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Scholars from seven countries will be at Massey University’s Manawatū campus this month for a fat studies conference – an emerging field that confronts mainstream ideas about fatness.
A highlight of the June 29-30 event, titled Fat Studies: Identity, Agency, Embodiment, is renowned American photo activist Substantia Jones, a keynote speaker at the conference. It is one of several events during her month-long trip to Australasia, which includes a lecture at the Wellington campus this Thursday, being MC at a spoken word event at the Palmerston North City Library, and the launch of a photo exhibition at Palmerston North’s Te Manawa Museum.
Conference organiser Dr Cat Pausé, a senior lecturer at Massey’s Institute of Education and well-known New Zealand-based fat studies scholar and activist, says the conference will explore “how society conceptualises and pathologises fat bodies”.
“Fat studies scholars identify and discuss mainstream and alternative discourses on fatness, analyse size as a social justice issue at the intersection of oppression, and critically appraise size oppression as it is manifest in various societal institutions (medicine, media, education, etcetera).”
Topics by scholars in psychology, politics, education, health, and women’s studies from Canada, USA, Britain, Chile, Finland, Australia and New Zealand include: how the media conveys the complexity and nuance of issues around fat embodiment and public health; intersections between race and fat discrimination; the politics and ethics of how food corporations blamed for childhood obesity are marketing themselves as part of the solution; and how the word ‘fat’ is the first – and most feared – insult for young girls growing up.
Dr Pausé is “absolutely thrilled” that Ms Jones will be one of the keynote speakers because of her high profile as the creator of The Adipositivity Project (www.adipositivity.com). The project aims to “combat size-ist bigotry and weight-related misinformation, and to promote recognition of an individual’s body autonomy, critical thinking about the role of commerce in medical science reportage, and discussion of body politics,” she says.
“Seeing fat bodies in her work – especially naked fat bodies – is revolutionary. We’re used to seeing them as headless fatties in the media – the fat torso without a head that accompanies most stories in the news. But seeing them as she presents them, with dignity and respect, and sometimes beauty, shifts the way you see all bodies, regardless of size,” she says.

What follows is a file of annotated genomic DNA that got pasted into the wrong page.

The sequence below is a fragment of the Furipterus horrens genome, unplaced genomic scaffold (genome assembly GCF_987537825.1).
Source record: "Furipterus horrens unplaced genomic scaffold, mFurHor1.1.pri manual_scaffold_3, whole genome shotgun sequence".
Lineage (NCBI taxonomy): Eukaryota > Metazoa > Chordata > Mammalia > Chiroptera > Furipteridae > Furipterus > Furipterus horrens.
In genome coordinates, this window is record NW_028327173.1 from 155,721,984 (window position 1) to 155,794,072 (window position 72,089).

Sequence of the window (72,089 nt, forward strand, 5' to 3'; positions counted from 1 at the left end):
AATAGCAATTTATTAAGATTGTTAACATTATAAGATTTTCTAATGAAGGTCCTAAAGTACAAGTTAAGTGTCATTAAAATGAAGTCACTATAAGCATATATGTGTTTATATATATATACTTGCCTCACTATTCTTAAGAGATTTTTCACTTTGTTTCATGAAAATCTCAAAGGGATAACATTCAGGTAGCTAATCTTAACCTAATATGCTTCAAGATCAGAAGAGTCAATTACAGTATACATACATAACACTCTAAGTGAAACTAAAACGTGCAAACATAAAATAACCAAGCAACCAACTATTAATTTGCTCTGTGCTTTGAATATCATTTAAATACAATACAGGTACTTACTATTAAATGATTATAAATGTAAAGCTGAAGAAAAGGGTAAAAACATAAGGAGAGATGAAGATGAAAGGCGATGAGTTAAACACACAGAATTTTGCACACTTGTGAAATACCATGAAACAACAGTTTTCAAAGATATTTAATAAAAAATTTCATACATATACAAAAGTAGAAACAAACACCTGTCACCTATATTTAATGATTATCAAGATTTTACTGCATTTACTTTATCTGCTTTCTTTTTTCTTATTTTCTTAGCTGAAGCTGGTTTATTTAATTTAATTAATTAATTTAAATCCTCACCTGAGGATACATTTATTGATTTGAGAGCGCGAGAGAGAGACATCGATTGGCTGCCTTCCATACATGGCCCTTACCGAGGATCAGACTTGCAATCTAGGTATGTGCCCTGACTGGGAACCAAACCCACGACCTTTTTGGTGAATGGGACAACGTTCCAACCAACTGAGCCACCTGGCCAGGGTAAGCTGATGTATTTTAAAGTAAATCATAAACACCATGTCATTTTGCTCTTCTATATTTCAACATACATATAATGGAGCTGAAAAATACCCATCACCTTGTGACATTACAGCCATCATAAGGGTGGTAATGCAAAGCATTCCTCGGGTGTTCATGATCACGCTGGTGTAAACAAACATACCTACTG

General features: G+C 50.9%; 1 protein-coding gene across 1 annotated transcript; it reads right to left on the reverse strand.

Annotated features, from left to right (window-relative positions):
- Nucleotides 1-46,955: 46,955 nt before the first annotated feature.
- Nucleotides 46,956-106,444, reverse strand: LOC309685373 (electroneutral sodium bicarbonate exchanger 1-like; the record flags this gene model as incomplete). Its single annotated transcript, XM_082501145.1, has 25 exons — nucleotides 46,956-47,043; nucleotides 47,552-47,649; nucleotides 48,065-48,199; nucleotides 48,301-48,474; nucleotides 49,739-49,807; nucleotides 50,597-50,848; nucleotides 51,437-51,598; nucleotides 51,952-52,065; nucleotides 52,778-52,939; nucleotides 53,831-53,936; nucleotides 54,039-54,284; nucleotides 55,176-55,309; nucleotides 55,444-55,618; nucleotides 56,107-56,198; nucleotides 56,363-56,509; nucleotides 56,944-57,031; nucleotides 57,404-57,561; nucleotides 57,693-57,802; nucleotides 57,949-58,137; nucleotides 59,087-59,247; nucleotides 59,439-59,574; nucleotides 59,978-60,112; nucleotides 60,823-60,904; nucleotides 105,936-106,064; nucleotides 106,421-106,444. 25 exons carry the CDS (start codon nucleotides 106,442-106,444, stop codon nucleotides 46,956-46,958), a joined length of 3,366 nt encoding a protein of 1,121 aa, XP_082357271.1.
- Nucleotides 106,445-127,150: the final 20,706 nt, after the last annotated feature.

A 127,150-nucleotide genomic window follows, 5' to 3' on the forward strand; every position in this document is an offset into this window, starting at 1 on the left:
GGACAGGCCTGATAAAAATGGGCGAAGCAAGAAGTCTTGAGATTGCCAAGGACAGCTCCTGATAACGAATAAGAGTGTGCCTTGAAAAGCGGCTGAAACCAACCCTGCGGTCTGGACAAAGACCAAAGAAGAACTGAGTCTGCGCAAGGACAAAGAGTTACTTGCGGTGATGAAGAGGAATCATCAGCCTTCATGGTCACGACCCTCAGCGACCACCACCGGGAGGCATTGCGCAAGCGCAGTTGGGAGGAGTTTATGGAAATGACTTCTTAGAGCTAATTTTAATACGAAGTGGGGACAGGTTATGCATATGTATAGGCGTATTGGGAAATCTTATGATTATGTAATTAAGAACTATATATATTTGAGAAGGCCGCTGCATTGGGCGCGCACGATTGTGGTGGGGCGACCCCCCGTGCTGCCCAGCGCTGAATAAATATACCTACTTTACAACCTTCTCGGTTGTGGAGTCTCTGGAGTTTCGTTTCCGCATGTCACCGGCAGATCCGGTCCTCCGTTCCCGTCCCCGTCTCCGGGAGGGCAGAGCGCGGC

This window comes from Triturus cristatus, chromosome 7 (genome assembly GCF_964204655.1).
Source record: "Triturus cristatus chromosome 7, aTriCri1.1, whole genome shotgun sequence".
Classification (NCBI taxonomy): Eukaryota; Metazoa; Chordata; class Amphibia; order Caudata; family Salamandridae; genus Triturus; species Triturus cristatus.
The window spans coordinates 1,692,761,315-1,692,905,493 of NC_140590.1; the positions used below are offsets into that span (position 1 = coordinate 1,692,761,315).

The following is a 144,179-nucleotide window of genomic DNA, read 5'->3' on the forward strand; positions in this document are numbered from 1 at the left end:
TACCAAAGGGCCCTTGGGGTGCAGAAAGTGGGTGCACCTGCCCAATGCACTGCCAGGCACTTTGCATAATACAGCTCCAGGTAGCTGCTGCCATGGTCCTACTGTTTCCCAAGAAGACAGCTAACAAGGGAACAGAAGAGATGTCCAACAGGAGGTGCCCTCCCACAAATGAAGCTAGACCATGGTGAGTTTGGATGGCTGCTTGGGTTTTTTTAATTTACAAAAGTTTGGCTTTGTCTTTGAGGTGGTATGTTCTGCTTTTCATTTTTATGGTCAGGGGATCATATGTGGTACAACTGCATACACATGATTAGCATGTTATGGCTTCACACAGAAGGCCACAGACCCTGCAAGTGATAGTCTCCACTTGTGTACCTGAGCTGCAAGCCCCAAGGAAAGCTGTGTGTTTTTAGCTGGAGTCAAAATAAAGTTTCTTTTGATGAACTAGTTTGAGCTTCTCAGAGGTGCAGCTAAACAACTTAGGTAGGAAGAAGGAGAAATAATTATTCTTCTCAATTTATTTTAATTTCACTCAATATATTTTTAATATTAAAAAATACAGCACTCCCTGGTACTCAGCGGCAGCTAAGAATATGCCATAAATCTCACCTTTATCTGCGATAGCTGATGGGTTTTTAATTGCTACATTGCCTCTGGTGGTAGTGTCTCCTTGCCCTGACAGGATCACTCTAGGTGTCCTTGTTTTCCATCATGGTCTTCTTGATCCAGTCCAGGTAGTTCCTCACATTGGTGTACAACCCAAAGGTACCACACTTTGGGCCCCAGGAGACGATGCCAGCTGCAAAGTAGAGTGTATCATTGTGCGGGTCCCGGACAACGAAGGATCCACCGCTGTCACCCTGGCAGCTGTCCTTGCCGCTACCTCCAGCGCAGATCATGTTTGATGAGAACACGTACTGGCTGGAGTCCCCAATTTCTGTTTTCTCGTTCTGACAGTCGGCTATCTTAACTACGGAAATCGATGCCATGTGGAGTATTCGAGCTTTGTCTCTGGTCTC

The Adipositivity Project comprises various written and spoken forms, but primarily uses photography to “subvert this tool commonly used in promoting body shame, and using it instead to demystify the fat body and give it the respect and visibility too often denied it by the media and popular culture,” says Dr Pausé. “The message is to love your body, and allow others to love their own.”
A New Yorker, Ms Jones is planning to photograph fat people across New Zealand and Australia, and says she’s had an enthusiastic response so far. “I’m delighted to have Kiwis and Aussies join the hundreds of others represented by the project. I get mail from all over the globe, and often people tell me they’d like to participate, but can’t get to me in NYC,” she says. So far, photo shoots have been arranged in Auckland, Palmerston North, Wellington, Dunedin, Queenstown, Christchurch, Melbourne, and Sydney.
The Adipositivity Project has received media coverage across the world, including a video piece by TIME magazine in April 2016. Selected images from The Adipositivity Project will be on display at Te Manawa Museum in Palmerston North from 1 July – 29 August.
“Inclusive museums are not only about being places where all people feel represented but it’s also about being a place where all people are involved,” says Te Manawa chief executive Andy Lowe. “Stories that challenge us are as important as those that inspire us if we are to drive meaningful conversations about our diverse communities. Te Manawa is proud to host another exhibition which presents some stunning photography, and provokes important discussions about shape and acceptance.”
Created: 14/06/2016 | Last updated: 14/06/2016
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